Stephens of The Washington Post named Ferris Professor in Residence

Ferris Prof in residence

Joe Stephens

Photo courtesy of The Washington Post

Washington Post investigative reporter Joe Stephens has been named the second Ferris Professor in Residence at Princeton. He will begin a five-year teaching appointment in the journalism program of the Council of the Humanities in fall 2014.

A three-time winner of the George Polk Award and a three-time finalist for the Pulitzer Prize, Stephens joined The Washington Post in 1999. One of his best-known investigative projects is "The Body Hunters," about pharmaceutical companies testing drugs on people in the developing world. He has also written about presidential elections, atrocities in Abu Ghraib, Afghanistan, the war on terrorism and political corruption.

"Joe is a pathbreaking journalist whose stories have profound public impact," said Kathleen Crown, executive director of the Council of the Humanities. "He brings a strong commitment to journalism as public service, and he is an inspiring teacher, dedicated to training a new generation of journalists in an increasingly digital, global and data-driven world."

The Council of the Humanities created the position of Ferris Professor in Residence in 2007 to bring to Princeton an eminent journalist who teaches and participates in the intellectual life of the campus. The position is funded by a gift from Edwin F. Ferris, an 1899 alumnus, which established Princeton's journalism program in 1964. In addition to this appointment, the program brings eight or nine highly regarded journalists in the field each year to teach seminars on topics including international news, audio journalism, and politics and the media.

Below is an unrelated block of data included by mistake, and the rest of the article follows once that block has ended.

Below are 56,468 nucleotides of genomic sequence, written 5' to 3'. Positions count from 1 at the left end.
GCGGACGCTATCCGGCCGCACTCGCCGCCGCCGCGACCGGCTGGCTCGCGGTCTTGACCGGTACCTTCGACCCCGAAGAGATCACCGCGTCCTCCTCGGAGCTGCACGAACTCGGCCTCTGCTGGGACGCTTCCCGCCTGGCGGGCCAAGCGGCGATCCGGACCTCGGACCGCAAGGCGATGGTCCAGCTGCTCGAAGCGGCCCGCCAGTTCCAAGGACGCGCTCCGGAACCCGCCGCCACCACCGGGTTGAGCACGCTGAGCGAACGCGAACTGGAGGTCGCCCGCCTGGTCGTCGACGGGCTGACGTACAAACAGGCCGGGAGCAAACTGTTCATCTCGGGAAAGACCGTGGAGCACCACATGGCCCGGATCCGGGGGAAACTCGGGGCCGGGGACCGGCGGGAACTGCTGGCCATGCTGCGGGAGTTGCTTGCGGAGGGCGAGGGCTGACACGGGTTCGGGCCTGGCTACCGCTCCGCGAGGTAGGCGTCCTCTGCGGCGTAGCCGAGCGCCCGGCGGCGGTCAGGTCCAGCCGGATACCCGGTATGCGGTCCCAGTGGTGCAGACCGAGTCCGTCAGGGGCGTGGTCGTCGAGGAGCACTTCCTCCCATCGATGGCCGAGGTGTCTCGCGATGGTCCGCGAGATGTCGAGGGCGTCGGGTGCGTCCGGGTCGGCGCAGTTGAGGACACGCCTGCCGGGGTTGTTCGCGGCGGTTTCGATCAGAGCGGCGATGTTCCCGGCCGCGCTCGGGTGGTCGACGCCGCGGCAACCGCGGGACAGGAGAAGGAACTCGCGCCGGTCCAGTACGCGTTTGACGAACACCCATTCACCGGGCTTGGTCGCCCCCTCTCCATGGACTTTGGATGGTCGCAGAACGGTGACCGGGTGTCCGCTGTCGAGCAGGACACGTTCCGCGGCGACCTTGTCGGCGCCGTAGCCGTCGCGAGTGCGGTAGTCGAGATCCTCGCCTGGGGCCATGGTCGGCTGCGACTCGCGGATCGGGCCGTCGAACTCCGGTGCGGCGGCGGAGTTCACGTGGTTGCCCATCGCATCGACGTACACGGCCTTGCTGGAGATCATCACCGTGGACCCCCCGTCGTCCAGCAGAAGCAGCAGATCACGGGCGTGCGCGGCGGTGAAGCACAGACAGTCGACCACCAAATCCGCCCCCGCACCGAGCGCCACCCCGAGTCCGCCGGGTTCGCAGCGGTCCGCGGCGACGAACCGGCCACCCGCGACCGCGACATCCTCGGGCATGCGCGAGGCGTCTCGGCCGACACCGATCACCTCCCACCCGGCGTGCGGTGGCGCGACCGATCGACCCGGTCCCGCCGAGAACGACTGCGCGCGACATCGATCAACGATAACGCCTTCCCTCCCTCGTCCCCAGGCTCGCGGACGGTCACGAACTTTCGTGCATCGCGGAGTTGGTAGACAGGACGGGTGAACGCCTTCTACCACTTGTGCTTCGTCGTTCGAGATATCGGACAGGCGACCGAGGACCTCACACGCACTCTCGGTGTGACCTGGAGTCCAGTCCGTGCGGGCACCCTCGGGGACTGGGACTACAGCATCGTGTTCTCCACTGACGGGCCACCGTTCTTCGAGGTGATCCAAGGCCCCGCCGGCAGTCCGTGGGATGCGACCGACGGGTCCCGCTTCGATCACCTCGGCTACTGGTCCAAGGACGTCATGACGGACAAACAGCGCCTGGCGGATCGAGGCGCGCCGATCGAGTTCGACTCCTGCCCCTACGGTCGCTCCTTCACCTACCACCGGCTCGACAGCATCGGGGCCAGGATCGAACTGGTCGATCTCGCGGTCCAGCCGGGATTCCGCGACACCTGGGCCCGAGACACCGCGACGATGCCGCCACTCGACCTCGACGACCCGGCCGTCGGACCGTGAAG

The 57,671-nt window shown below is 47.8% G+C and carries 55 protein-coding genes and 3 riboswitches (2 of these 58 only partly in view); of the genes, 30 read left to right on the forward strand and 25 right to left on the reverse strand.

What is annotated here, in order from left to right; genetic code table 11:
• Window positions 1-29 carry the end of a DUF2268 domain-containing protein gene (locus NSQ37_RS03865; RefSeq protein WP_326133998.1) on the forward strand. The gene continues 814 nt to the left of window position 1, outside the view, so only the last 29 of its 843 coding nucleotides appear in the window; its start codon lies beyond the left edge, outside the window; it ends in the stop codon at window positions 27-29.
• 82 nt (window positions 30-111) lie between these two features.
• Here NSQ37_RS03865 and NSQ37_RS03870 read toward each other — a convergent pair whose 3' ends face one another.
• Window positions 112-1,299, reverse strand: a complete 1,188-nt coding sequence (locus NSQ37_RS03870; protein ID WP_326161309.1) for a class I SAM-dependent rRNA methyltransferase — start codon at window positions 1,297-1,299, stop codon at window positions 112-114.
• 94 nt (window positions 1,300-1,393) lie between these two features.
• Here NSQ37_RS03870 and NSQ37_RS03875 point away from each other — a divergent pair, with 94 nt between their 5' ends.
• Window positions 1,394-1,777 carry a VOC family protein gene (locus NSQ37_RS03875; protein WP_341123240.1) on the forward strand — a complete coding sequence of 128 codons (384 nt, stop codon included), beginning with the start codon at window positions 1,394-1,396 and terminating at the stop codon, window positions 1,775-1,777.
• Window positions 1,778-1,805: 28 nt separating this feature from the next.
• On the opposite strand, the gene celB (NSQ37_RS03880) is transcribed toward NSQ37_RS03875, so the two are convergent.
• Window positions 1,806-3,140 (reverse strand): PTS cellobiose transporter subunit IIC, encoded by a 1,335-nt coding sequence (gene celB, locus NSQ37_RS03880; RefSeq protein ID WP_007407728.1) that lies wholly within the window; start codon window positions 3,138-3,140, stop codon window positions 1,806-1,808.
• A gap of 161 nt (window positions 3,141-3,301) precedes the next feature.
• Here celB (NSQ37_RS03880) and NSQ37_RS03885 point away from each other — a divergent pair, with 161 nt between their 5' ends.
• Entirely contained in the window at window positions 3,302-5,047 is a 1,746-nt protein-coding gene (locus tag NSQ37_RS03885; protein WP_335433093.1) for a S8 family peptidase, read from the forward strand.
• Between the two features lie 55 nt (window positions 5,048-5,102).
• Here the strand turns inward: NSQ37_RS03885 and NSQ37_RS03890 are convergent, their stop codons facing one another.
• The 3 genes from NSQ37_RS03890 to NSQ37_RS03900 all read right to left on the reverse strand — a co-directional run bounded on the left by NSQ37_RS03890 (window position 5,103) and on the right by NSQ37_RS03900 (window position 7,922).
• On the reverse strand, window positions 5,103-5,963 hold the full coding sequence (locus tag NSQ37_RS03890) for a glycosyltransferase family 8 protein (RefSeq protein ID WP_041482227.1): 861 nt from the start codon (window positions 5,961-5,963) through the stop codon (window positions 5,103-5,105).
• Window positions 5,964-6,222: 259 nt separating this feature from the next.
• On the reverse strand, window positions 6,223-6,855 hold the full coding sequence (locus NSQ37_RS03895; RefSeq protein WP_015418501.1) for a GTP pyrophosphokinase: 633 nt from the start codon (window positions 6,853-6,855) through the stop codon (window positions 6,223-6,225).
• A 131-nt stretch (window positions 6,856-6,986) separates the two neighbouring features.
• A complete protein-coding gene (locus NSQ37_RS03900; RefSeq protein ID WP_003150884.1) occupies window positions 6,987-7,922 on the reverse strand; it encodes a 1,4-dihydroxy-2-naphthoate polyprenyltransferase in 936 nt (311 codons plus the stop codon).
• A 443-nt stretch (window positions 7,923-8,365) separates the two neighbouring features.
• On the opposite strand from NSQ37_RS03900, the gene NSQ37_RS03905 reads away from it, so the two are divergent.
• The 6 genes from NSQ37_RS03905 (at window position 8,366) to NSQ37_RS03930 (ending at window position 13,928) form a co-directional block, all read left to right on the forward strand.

"I am thrilled to have an opportunity to work with some of the most amazing students on the planet," said Stephens, who first came to Princeton in 2012 as a visiting journalist to teach the seminar "Investigative Reporting."

"It's humbling to be offered the chance to engage with and learn from Princeton students and faculty and to help influence journalism's course at a decisive point in its history," said Stephens, who will continue to write for The Washington Post while at Princeton. "The future of journalism will be determined in places like Princeton."

Stephens succeeds the inaugural Ferris Professor in Residence, Evan Thomas, the former Newsweek editor and presidential biographer. He taught on topics spanning politics and long-form journalism. He also established and hosted the Walter Lord ('39) Society, a dining group for students to discuss politics, public events and life at Princeton with guest speakers.